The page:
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I've upgraded my Ender 3 Pro to the point where I'm causing myself problems, one of them specifically is this:

My z axis drops down to the bed because of all the stuff hanging off it (added a bltouch probe, cable chain) whenever it is idle, example video of what I am talking about. When it first started happening I bought an Anti backlash leadscrew nut and installed that and it helped A BIT. The gantry wouldn't drop as often or as far.
But it still happens. I've thought about possibly adding a dual z axis motor and leadscrew anyway (with additional anti-backlash nut), and I wonder if that'll help because the gantry would have to overcome the friction on both sides..... but in the meantime I want to solve a very specific problem it causes: I just printed a benchy and right after the print was done (when I wasn't paying attention and before I noticed) the nozzle crashed right down into the print. It must have still been a little hot because it melted right into it. Not far enough to ruin it but I could see this causing an issue if it was something besides the Benchy.

Is there code I can run at the end of a print to tell the hot end to move out of the way? So if it does come crashing down its off in the corner or something? I use Cura and marlin if thats relevant. I did see this question but I guess my even dumber question is: if that code works, how do I add it? Is that in Cura?

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  • $\begingroup$ To clarify -- your gantry is heavy enough to back-drive the Z screw when the steppers are disabled? And the only thing you've added (that weighs anything) is the BL-Touch sensor and its mount? FWIW, my Ender 3 raises Z about 10 mm and then parks to min-X and max-Y at end of print. Yours doesn't? $\endgroup$ – Zeiss Ikon Jun 3 at 16:34
  • $\begingroup$ @ZeissIkon I BELIEVE that is accurately describing whats happening. I never saw the gantry slide down when idle until I installed the bltouch. For instance (now) if I turn it on, wait a second or two and then just breathe on the gantry or flick it or something, it'll start sliding down. As far as where it parks, I never really watched it after a print, but when I came in an noticed the nozzle on the benchy, the print looked done and there were no error messages. It was just buried a mm into the top of the chimney $\endgroup$ – Joseph Crozier Jun 3 at 16:38
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    $\begingroup$ You've got a ball screw as your anti-backlash Z drive? That alone makes it easier to back drive the Z screw. What you describe sounds more like a last-layer machine reboot (mine has occasionally done this, I think due to power flickers too small to notice otherwise). $\endgroup$ – Zeiss Ikon Jun 3 at 16:40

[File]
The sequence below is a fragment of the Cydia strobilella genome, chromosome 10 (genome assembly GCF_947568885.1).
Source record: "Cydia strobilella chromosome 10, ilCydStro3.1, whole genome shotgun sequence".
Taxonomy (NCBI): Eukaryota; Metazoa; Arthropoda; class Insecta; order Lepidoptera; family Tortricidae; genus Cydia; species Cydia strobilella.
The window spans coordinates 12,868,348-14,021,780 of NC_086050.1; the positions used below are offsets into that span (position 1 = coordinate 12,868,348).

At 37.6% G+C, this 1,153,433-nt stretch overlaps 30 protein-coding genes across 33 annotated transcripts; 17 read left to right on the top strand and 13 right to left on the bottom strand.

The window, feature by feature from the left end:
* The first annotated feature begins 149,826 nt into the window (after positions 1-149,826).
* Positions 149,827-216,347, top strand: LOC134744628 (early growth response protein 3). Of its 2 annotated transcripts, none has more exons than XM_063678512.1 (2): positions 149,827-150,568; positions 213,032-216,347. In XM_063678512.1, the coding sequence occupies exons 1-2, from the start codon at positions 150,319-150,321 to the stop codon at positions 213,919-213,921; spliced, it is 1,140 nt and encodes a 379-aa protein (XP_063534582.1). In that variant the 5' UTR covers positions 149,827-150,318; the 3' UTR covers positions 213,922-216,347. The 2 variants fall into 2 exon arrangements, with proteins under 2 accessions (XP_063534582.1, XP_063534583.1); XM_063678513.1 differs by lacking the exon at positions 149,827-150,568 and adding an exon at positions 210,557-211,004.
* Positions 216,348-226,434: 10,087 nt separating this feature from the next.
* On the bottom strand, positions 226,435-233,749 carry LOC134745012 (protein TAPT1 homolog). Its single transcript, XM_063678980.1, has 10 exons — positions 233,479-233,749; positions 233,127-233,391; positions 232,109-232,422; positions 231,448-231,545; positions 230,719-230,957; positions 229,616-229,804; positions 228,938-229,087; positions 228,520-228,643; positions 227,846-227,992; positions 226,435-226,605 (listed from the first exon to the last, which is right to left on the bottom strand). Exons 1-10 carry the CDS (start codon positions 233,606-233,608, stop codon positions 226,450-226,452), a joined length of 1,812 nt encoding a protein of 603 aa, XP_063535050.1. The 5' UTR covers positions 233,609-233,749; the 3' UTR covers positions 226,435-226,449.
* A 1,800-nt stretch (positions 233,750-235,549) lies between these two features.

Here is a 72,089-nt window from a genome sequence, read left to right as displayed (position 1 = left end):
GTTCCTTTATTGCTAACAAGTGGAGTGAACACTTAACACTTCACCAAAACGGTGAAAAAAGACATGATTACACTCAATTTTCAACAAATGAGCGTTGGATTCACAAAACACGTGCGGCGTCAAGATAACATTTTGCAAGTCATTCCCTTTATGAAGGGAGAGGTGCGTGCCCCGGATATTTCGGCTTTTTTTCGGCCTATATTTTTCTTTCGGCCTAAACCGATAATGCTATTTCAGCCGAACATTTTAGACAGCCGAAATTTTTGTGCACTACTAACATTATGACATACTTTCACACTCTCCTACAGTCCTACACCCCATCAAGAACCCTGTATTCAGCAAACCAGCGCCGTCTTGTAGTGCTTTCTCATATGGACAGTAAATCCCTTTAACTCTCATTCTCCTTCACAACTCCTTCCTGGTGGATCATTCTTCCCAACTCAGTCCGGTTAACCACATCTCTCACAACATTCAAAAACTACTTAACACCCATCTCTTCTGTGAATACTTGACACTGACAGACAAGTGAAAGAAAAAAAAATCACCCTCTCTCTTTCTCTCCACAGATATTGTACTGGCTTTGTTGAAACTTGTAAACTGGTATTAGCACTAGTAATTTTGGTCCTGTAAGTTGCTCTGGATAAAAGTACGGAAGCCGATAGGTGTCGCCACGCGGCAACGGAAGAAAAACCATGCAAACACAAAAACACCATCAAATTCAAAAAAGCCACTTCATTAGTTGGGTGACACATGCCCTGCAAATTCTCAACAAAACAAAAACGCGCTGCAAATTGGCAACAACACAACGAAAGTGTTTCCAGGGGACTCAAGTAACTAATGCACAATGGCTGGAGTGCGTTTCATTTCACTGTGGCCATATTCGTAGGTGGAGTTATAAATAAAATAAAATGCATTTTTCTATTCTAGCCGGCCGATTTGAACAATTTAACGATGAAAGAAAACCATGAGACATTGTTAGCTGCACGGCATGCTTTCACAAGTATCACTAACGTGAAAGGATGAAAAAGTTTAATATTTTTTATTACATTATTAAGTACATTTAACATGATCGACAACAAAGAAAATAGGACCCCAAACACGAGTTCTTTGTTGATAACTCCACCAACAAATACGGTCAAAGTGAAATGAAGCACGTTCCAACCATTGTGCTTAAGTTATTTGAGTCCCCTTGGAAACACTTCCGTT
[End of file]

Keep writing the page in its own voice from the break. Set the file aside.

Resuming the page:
• $\begingroup$ @ZeissIkon one other possible relevant change I made was that I swapped out the board for a BTT E3 RRF and installed their copy of marlin. I suppose the "parking" at the end could be different now. Is that somewhere in the firmware? $\endgroup$ – Joseph Crozier Jun 3 at 16:40
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    $\begingroup$ I think the parking is in firmware, but I can't picture why you'd park above the new part instead of clearing the hot end and gantry and then pushing the part out front. $\endgroup$ – Zeiss Ikon Jun 3 at 16:42
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What you describe sounds more like a last-layer (or near-last-layer) machine restart than a problem with the Z axis back-driving (though it shouldn't back-drive from the weight of the gantry alone; you may need to tighten things like the anti-backlash nut or Z rollers).

My Ender 3 has, a few times, restarted after 3-6 hours of printing -- leaving the nozzle in a lump of plastic that has oozed as it cooled, and the "resume or stop" selection on the LCD. I haven't seen any indication of overheating, excessive current draw, or other issues with any of my (box stock) components. I have ordered a small 300W UPS to let my machine ignore the (presumed) tiny power flickers that I believe are resetting my mainboard -- but I won't know for certain if this solves the problem for a few weeks after I get the UPS, because the problem has been sporadic even with overnight and longer print times.

With your upgraded mainboard and using the firmware provided by that supplier, you may no longer have the resume feature that was standard on my Ender 3, nor the end of print park (which, in any case, would not happen in the case of a machine reset).

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  • $\begingroup$ Who knows if I should have officially "accepted" this answer until I try it all, but very helpful info so I went with it. I'll check my firmware for both the "parking" and the resume feature (it didn't say anything like that on the screen, it just said 'ready', but again, maybe that was not in the firmware. $\endgroup$ – Joseph Crozier Jun 3 at 17:21

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